This latest attack is a metastasized version of WannaCry,
the ransomware attack that within a few days in May ripped through over 3 million computers in 150 countries and spread faster than most highly contagious diseases ever have. Ransomware is a class of malware that encrypts all the files on a computer, letting go of them only when a ransom is paid to the hacker who has the encryption key. This new attack has already hurt major organizations in Russia, Europe, Asia and North America. Thankfully, its spread also appears to have stalled, partly because many users have already installed software patches
Every major cyberattack in recent years has led to even bigger attacks because hackers learn and evolve. The Sony Pictures email breach
was followed by the Ashley Madison leak
of user credentials, which eventually spurred the 1 billion plus username heist
at Yahoo. Likewise, last October, we saw the record-setting distributed denial-of-service attack
that hijacked thousands of Internet-of-Things (IoT) devices — everything from Internet enabled home cameras and DVRs to baby monitors — and targeted the Internet's leading directory service provider Dyn, making large parts of the Internet inaccessible all over the world. This is a likely reason we are seeing ransomware attacks, which for most of 2016 were targeting individual organizations, now turning into distributed global attacks that spread from organization to organization.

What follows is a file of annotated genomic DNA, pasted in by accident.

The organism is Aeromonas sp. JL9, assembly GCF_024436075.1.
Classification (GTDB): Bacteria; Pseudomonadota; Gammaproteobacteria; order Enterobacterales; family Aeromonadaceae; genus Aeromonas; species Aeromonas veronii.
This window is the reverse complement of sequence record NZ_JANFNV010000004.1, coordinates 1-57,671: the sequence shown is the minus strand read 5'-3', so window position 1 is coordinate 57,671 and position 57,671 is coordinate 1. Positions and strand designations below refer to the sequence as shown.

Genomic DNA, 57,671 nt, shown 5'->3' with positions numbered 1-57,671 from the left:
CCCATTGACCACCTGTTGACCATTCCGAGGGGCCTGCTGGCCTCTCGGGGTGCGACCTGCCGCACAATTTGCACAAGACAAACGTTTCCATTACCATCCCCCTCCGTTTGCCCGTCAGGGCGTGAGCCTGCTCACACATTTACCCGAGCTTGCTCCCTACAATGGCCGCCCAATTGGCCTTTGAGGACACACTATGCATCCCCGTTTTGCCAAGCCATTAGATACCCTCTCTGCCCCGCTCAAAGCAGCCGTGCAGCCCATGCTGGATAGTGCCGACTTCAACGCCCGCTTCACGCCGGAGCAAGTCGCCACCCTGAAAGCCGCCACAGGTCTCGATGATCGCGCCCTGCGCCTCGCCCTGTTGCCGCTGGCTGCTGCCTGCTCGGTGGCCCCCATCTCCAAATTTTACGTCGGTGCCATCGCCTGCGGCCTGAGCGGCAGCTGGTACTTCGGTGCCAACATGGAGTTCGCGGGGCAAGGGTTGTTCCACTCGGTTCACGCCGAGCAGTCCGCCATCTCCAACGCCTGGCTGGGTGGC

In addition, hacking is becoming a more readily available and easily deployed weapon. Hackers are in high demand, some even work for nation states with deep pockets. Thanks to this, the malware being developed and available for rent has become even more sophisticated. Exacerbating this problem is the fact that hackers are also co-opting tools developed by the NSA
with enormous capabilities, which are available on the dark web
Ultimately, we have yet to make a dent in tackling the single biggest problem in cybersecurity: users. From not installing software patches or conducting routine updates to clicking on malicious hyperlinks and attachments in spear-phishing emails, and using weak passwords on devices, regular people — all of us computer users — continue to be the conduits for most cyberattacks.
And so far, the only proactive approach against this continues to be security awareness training, which people usually only get when they're affiliated with larger organizations. Not only does this leave everyone else, from small businesses to senior citizens, vulnerable, but all signs also point to a limited impact of such training even within big organizations.
As a case in point, a team at the technology website Gizmodo recently sent an obviously fake spear-phishing email
to 15 people associated with the Trump administration. According to Gizmodo, more than half the targeted individuals clicked on the hyperlink in the email, with former FBI Director James Comey and Donald Trump adviser Newt Gingrich even responding to the email. Keep in mind that hackers need just one errant user to inadvertently click on a spear-phishing email or leave a computer unpatched to start a cyberpandemic.